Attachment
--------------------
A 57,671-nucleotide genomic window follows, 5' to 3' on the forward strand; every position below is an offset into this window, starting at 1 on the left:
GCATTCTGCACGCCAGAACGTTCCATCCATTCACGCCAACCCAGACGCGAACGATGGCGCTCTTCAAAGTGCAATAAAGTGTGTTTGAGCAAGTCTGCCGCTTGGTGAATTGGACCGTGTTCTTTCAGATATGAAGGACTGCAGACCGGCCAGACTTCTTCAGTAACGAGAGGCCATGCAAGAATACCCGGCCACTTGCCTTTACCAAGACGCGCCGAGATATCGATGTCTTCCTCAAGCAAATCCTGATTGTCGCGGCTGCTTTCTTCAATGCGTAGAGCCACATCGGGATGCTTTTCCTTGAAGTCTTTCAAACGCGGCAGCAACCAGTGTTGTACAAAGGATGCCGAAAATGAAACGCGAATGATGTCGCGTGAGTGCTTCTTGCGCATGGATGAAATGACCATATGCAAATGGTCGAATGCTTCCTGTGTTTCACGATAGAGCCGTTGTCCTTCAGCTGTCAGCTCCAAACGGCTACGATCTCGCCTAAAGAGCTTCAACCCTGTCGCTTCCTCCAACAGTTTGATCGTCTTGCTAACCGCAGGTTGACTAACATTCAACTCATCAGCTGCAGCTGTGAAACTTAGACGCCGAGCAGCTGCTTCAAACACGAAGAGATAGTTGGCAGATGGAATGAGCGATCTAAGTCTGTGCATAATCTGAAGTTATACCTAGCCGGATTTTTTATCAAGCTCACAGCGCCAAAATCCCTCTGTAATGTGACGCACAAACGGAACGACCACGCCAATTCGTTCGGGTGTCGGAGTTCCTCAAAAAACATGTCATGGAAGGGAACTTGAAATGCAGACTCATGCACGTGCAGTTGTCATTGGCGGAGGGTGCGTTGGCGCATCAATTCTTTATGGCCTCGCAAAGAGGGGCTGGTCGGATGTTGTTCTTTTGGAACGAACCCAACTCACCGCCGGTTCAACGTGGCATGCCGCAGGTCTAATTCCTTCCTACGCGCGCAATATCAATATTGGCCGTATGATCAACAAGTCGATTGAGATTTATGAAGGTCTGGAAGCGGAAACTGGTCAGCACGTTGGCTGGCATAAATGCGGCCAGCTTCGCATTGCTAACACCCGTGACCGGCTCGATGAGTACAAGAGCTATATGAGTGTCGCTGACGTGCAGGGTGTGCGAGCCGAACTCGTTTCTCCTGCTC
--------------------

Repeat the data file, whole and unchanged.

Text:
A 57,671-nucleotide genomic window follows, 5' to 3' on the forward strand; every position below is an offset into this window, starting at 1 on the left:
GCATTCTGCACGCCAGAACGTTCCATCCATTCACGCCAACCCAGACGCGAACGATGGCGCTCTTCAAAGTGCAATAAAGTGTGTTTGAGCAAGTCTGCCGCTTGGTGAATTGGACCGTGTTCTTTCAGATATGAAGGACTGCAGACCGGCCAGACTTCTTCAGTAACGAGAGGCCATGCAAGAATACCCGGCCACTTGCCTTTACCAAGACGCGCCGAGATATCGATGTCTTCCTCAAGCAAATCCTGATTGTCGCGGCTGCTTTCTTCAATGCGTAGAGCCACATCGGGATGCTTTTCCTTGAAGTCTTTCAAACGCGGCAGCAACCAGTGTTGTACAAAGGATGCCGAAAATGAAACGCGAATGATGTCGCGTGAGTGCTTCTTGCGCATGGATGAAATGACCATATGCAAATGGTCGAATGCTTCCTGTGTTTCACGATAGAGCCGTTGTCCTTCAGCTGTCAGCTCCAAACGGCTACGATCTCGCCTAAAGAGCTTCAACCCTGTCGCTTCCTCCAACAGTTTGATCGTCTTGCTAACCGCAGGTTGACTAACATTCAACTCATCAGCTGCAGCTGTGAAACTTAGACGCCGAGCAGCTGCTTCAAACACGAAGAGATAGTTGGCAGATGGAATGAGCGATCTAAGTCTGTGCATAATCTGAAGTTATACCTAGCCGGATTTTTTATCAAGCTCACAGCGCCAAAATCCCTCTGTAATGTGACGCACAAACGGAACGACCACGCCAATTCGTTCGGGTGTCGGAGTTCCTCAAAAAACATGTCATGGAAGGGAACTTGAAATGCAGACTCATGCACGTGCAGTTGTCATTGGCGGAGGGTGCGTTGGCGCATCAATTCTTTATGGCCTCGCAAAGAGGGGCTGGTCGGATGTTGTTCTTTTGGAACGAACCCAACTCACCGCCGGTTCAACGTGGCATGCCGCAGGTCTAATTCCTTCCTACGCGCGCAATATCAATATTGGCCGTATGATCAACAAGTCGATTGAGATTTATGAAGGTCTGGAAGCGGAAACTGGTCAGCACGTTGGCTGGCATAAATGCGGCCAGCTTCGCATTGCTAACACCCGTGACCGGCTCGATGAGTACAAGAGCTATATGAGTGTCGCTGACGTGCAGGGTGTGCGAGCCGAACTCGTTTCTCCTGCTC